Several mechanisms can be proposed to explain the protective effect of area-level education on the incidence of MetS. First, a greater proportion of individuals with a higher level of education in communities can be plausibly linked to uptake of rapid dissemination of health education messages regarding cardiometabolic health such as healthy dietary behaviours and physical activity, both protective against metabolic disorders and the MetS. It is likely that such protective behaviours are quickly diffused throughout communities where a large proportion of residents have a higher level of education, leading to the establishment of social norms affecting health behaviours of even the less educated in these communities. Second, it is possible that communities with greater proportions of highly educated individuals are more aware of the impact of the residential environment on their health and thus are able to invest additional resources to establish and/or maintain a healthful living environment. Complementary literature indicates that neighbourhood education is positively associated with greater neighbourhood walkability  and availability of healthy foods [68, 69], which in turn, can encourage physical activity and healthy diet. Third, it has been postulated that highly educated individuals, who often have a high level of health literacy, tend to cluster in areas with advantaged social environments. For instance, earlier studies have reported a positive association between neighbourhood education and greater neighbourhood safety and social cohesion (e.g., ). As a result, the sources of chronic stress (e.g., poor social cohesion, violence, or crime) that induce metabolic abnormalities and MetS through endocrine pathways [46, 70, 71] would be less likely to occur in communities where a greater proportion of local residents achieve a high level of education.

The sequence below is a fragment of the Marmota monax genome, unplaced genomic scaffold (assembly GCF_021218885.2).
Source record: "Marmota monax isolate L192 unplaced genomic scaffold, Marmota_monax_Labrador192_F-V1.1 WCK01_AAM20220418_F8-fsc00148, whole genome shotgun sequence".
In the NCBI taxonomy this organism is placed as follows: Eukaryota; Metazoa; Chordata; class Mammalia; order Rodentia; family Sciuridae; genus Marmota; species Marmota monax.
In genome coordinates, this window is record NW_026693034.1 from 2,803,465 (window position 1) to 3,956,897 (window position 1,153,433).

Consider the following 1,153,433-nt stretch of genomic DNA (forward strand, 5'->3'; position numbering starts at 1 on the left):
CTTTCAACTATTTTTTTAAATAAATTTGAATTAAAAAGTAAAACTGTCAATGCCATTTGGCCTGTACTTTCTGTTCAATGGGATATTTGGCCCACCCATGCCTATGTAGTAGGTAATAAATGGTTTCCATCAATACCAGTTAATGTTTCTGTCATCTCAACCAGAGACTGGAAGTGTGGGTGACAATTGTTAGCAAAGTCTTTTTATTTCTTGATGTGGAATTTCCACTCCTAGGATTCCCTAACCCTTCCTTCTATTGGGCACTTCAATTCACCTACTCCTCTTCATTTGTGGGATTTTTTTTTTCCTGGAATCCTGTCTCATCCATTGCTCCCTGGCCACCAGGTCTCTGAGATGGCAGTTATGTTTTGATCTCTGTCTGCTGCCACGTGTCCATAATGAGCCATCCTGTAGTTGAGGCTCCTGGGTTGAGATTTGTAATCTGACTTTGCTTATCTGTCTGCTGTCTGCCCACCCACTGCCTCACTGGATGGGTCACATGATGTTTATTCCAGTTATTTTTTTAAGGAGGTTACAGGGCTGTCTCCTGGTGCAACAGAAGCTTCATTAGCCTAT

In examining the relationships between area-level income and the incident MetS, no statistically significant association was found in models involving the entire sample. For the highest income participants, however, area-level income was positively, rather than negatively, associated with the occurrence of MetS. Such findings were not supportive of the proposed hypotheses and mirror the current debate on the relationship between income and health, with some arguing that area-level income is not associated with individual health outcomes [72–74]. However the counterintuitive finding as seen in the high-income participants is not without precedent. In a US-based study, for example, a positive association between neighbourhood socioeconomic advantage and a worsening insulin resistance syndrome profile was reported for black men, but not for other ethnic groups . In another study, area-level income was not significantly associated with BMI in black men and black women, while a higher individual-level income was positively associated with increased BMI in white men and black men . Furthermore, it is worth commenting that a greater risk of MetS in low income people with an university education as found in our analysis could also reflect the effect of status discrepancy. In highly educated individuals who earned a low income, there may be inner conflict over a sense of self-worth that drives undue actions and negative biological responses, leading to the increased risk for the MetS. However, this finding should be interpreted with caution given the small sample involved in the analysis and possible misreport of individual-level incomes that often occur in surveys .